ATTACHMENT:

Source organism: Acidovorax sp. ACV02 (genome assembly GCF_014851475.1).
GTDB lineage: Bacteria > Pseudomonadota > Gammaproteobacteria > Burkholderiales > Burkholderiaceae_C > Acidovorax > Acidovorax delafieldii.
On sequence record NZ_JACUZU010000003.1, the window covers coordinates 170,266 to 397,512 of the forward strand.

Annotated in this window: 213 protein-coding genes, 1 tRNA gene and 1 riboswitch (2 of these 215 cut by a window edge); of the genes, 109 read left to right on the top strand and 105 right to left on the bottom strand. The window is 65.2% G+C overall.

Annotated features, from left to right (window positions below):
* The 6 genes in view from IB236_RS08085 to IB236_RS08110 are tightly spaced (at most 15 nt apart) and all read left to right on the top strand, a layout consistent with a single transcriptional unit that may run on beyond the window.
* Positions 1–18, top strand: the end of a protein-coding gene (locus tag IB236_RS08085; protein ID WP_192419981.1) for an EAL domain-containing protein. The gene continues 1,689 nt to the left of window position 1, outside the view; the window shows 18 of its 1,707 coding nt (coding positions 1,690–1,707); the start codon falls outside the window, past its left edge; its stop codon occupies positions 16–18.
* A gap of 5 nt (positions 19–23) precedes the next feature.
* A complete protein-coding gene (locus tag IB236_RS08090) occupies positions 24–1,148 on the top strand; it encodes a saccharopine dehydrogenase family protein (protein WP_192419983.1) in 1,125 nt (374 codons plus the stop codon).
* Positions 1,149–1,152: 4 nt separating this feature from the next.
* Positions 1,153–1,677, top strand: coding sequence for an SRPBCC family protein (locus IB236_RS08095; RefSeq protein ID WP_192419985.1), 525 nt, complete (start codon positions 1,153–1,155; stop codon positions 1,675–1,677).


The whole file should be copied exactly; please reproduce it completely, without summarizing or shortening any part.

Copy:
Source organism: Acidovorax sp. ACV02 (genome assembly GCF_014851475.1).
GTDB lineage: Bacteria > Pseudomonadota > Gammaproteobacteria > Burkholderiales > Burkholderiaceae_C > Acidovorax > Acidovorax delafieldii.
On sequence record NZ_JACUZU010000003.1, the window covers coordinates 170,266 to 397,512 of the forward strand.

Annotated in this window: 213 protein-coding genes, 1 tRNA gene and 1 riboswitch (2 of these 215 cut by a window edge); of the genes, 109 read left to right on the top strand and 105 right to left on the bottom strand. The window is 65.2% G+C overall.

Annotated features, from left to right (window positions below):
* The 6 genes in view from IB236_RS08085 to IB236_RS08110 are tightly spaced (at most 15 nt apart) and all read left to right on the top strand, a layout consistent with a single transcriptional unit that may run on beyond the window.
* Positions 1–18, top strand: the end of a protein-coding gene (locus tag IB236_RS08085; protein ID WP_192419981.1) for an EAL domain-containing protein. The gene continues 1,689 nt to the left of window position 1, outside the view; the window shows 18 of its 1,707 coding nt (coding positions 1,690–1,707); the start codon falls outside the window, past its left edge; its stop codon occupies positions 16–18.
* A gap of 5 nt (positions 19–23) precedes the next feature.
* A complete protein-coding gene (locus tag IB236_RS08090) occupies positions 24–1,148 on the top strand; it encodes a saccharopine dehydrogenase family protein (protein WP_192419983.1) in 1,125 nt (374 codons plus the stop codon).
* Positions 1,149–1,152: 4 nt separating this feature from the next.
* Positions 1,153–1,677, top strand: coding sequence for an SRPBCC family protein (locus IB236_RS08095; RefSeq protein ID WP_192419985.1), 525 nt, complete (start codon positions 1,153–1,155; stop codon positions 1,675–1,677).